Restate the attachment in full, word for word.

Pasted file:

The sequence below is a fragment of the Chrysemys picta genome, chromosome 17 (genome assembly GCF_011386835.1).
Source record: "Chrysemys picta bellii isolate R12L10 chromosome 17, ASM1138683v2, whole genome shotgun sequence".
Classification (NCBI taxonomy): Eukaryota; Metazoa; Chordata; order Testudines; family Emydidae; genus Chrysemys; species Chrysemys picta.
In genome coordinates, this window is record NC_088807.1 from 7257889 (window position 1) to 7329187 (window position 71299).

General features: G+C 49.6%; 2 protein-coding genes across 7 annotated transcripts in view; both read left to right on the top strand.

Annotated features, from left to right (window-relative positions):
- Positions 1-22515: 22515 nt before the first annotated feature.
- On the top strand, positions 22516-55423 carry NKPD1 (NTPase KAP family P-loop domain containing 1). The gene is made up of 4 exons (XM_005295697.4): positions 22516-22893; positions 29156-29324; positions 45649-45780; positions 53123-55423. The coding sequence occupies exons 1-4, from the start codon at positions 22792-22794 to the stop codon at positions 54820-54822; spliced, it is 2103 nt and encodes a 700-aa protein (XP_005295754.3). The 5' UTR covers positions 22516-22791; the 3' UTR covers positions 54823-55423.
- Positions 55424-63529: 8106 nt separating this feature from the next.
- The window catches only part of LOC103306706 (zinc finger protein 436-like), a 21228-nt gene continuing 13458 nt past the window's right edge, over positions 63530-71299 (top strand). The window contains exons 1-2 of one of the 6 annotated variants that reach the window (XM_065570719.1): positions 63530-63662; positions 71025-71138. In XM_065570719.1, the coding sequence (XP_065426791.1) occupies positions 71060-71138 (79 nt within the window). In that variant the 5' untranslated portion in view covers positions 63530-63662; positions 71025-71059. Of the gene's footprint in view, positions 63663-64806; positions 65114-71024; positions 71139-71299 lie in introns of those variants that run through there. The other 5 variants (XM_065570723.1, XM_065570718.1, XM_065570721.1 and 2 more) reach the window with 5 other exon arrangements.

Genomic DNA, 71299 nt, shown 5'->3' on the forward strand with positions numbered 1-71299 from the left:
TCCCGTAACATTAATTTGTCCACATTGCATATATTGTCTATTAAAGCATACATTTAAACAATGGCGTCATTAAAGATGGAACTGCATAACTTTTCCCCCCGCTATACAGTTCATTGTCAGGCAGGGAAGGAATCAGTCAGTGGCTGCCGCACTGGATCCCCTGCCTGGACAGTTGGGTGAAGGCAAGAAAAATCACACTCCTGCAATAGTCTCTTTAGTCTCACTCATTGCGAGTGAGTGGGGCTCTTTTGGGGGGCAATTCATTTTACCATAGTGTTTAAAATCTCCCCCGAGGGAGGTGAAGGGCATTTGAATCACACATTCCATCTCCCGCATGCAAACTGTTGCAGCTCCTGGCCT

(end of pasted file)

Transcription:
The sequence below is a fragment of the Chrysemys picta genome, chromosome 17 (genome assembly GCF_011386835.1).
Source record: "Chrysemys picta bellii isolate R12L10 chromosome 17, ASM1138683v2, whole genome shotgun sequence".
Classification (NCBI taxonomy): Eukaryota; Metazoa; Chordata; order Testudines; family Emydidae; genus Chrysemys; species Chrysemys picta.
In genome coordinates, this window is record NC_088807.1 from 7257889 (window position 1) to 7329187 (window position 71299).

General features: G+C 49.6%; 2 protein-coding genes across 7 annotated transcripts in view; both read left to right on the top strand.

Annotated features, from left to right (window-relative positions):
- Positions 1-22515: 22515 nt before the first annotated feature.
- On the top strand, positions 22516-55423 carry NKPD1 (NTPase KAP family P-loop domain containing 1). The gene is made up of 4 exons (XM_005295697.4): positions 22516-22893; positions 29156-29324; positions 45649-45780; positions 53123-55423. The coding sequence occupies exons 1-4, from the start codon at positions 22792-22794 to the stop codon at positions 54820-54822; spliced, it is 2103 nt and encodes a 700-aa protein (XP_005295754.3). The 5' UTR covers positions 22516-22791; the 3' UTR covers positions 54823-55423.
- Positions 55424-63529: 8106 nt separating this feature from the next.
- The window catches only part of LOC103306706 (zinc finger protein 436-like), a 21228-nt gene continuing 13458 nt past the window's right edge, over positions 63530-71299 (top strand). The window contains exons 1-2 of one of the 6 annotated variants that reach the window (XM_065570719.1): positions 63530-63662; positions 71025-71138. In XM_065570719.1, the coding sequence (XP_065426791.1) occupies positions 71060-71138 (79 nt within the window). In that variant the 5' untranslated portion in view covers positions 63530-63662; positions 71025-71059. Of the gene's footprint in view, positions 63663-64806; positions 65114-71024; positions 71139-71299 lie in introns of those variants that run through there. The other 5 variants (XM_065570723.1, XM_065570718.1, XM_065570721.1 and 2 more) reach the window with 5 other exon arrangements.

Genomic DNA, 71299 nt, shown 5'->3' on the forward strand with positions numbered 1-71299 from the left:
TCCCGTAACATTAATTTGTCCACATTGCATATATTGTCTATTAAAGCATACATTTAAACAATGGCGTCATTAAAGATGGAACTGCATAACTTTTCCCCCCGCTATACAGTTCATTGTCAGGCAGGGAAGGAATCAGTCAGTGGCTGCCGCACTGGATCCCCTGCCTGGACAGTTGGGTGAAGGCAAGAAAAATCACACTCCTGCAATAGTCTCTTTAGTCTCACTCATTGCGAGTGAGTGGGGCTCTTTTGGGGGGCAATTCATTTTACCATAGTGTTTAAAATCTCCCCCGAGGGAGGTGAAGGGCATTTGAATCACACATTCCATCTCCCGCATGCAAACTGTTGCAGCTCCTGGCCT